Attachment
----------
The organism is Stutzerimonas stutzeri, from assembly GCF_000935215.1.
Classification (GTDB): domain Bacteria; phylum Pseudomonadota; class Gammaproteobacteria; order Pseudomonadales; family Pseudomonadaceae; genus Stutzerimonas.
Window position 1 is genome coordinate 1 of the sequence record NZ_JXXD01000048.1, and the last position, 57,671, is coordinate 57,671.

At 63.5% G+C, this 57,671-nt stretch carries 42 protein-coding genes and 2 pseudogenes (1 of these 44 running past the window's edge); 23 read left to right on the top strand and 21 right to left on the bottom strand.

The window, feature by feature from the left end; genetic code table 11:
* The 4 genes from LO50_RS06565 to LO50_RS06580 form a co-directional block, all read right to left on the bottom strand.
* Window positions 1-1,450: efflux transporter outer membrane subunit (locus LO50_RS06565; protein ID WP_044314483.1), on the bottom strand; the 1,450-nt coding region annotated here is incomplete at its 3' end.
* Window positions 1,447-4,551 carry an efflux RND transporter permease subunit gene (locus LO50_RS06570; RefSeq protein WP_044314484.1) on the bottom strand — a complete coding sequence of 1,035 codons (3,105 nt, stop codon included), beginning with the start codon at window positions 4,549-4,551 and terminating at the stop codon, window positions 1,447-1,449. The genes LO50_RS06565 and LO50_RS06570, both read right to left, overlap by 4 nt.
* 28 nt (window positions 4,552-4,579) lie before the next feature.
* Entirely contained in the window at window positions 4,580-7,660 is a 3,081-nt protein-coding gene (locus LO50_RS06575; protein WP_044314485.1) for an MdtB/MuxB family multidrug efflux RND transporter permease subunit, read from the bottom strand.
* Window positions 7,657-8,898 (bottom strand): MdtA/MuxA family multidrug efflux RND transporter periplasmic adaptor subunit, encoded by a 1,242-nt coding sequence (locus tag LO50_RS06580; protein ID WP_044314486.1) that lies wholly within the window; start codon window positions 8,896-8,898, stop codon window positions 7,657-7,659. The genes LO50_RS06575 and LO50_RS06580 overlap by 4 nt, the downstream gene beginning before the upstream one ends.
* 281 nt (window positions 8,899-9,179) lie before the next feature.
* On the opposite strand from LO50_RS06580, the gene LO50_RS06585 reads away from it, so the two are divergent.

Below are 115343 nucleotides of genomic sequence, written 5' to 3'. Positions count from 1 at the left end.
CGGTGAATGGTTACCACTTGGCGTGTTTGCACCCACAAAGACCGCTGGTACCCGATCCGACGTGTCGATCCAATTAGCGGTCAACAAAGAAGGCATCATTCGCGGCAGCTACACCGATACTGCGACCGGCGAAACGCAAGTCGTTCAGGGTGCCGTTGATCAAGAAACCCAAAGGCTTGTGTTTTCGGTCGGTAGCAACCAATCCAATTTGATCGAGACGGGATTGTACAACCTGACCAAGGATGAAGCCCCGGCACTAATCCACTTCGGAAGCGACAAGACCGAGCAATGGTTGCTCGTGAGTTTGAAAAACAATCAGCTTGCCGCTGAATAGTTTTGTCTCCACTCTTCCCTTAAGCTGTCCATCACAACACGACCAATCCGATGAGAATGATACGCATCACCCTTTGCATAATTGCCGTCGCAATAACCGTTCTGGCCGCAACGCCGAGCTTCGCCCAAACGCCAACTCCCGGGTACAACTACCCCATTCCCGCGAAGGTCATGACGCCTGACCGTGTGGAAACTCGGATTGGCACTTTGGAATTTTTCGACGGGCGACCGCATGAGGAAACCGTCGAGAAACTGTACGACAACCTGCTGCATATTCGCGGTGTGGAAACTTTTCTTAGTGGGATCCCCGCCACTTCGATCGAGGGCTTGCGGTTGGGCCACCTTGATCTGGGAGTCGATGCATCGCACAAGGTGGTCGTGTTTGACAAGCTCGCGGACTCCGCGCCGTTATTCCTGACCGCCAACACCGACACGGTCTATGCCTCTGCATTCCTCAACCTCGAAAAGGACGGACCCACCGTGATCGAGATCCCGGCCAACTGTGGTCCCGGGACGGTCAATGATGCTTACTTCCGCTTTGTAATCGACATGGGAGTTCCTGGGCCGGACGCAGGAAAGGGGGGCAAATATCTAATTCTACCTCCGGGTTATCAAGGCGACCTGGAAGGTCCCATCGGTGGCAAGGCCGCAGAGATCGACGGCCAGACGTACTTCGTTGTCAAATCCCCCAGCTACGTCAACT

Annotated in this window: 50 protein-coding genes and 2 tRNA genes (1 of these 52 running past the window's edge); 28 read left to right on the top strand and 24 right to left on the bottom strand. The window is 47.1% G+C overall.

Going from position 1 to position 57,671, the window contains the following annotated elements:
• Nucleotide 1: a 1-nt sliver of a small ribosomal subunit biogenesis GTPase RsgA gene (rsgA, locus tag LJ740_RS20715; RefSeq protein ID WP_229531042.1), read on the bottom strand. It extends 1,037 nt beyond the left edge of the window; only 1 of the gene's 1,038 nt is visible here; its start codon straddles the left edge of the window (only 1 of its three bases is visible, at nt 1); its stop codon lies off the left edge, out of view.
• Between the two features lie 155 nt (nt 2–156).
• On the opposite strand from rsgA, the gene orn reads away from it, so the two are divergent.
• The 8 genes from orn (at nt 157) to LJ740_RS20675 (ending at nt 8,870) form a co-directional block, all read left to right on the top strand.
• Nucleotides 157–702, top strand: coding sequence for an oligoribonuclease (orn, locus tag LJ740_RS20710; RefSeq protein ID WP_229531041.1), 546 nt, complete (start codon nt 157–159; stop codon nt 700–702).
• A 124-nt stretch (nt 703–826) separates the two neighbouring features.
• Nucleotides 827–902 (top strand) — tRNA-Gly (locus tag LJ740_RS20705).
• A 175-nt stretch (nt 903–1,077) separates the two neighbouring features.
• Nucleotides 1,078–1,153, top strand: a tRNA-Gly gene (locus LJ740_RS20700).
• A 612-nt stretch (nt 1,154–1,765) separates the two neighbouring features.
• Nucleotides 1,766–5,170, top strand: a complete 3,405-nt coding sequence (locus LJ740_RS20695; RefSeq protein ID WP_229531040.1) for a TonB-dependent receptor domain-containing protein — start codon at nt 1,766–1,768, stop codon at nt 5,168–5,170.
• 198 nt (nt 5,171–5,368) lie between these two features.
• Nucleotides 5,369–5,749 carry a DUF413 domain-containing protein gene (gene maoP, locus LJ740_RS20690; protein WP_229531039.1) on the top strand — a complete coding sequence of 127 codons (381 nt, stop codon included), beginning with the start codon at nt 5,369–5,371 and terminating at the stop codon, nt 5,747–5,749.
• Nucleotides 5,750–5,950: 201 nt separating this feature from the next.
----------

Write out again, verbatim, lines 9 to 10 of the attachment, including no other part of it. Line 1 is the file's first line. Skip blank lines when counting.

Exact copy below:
* 28 nt (window positions 4,552-4,579) lie before the next feature.
* Entirely contained in the window at window positions 4,580-7,660 is a 3,081-nt protein-coding gene (locus LO50_RS06575; protein WP_044314485.1) for an MdtB/MuxB family multidrug efflux RND transporter permease subunit, read from the bottom strand.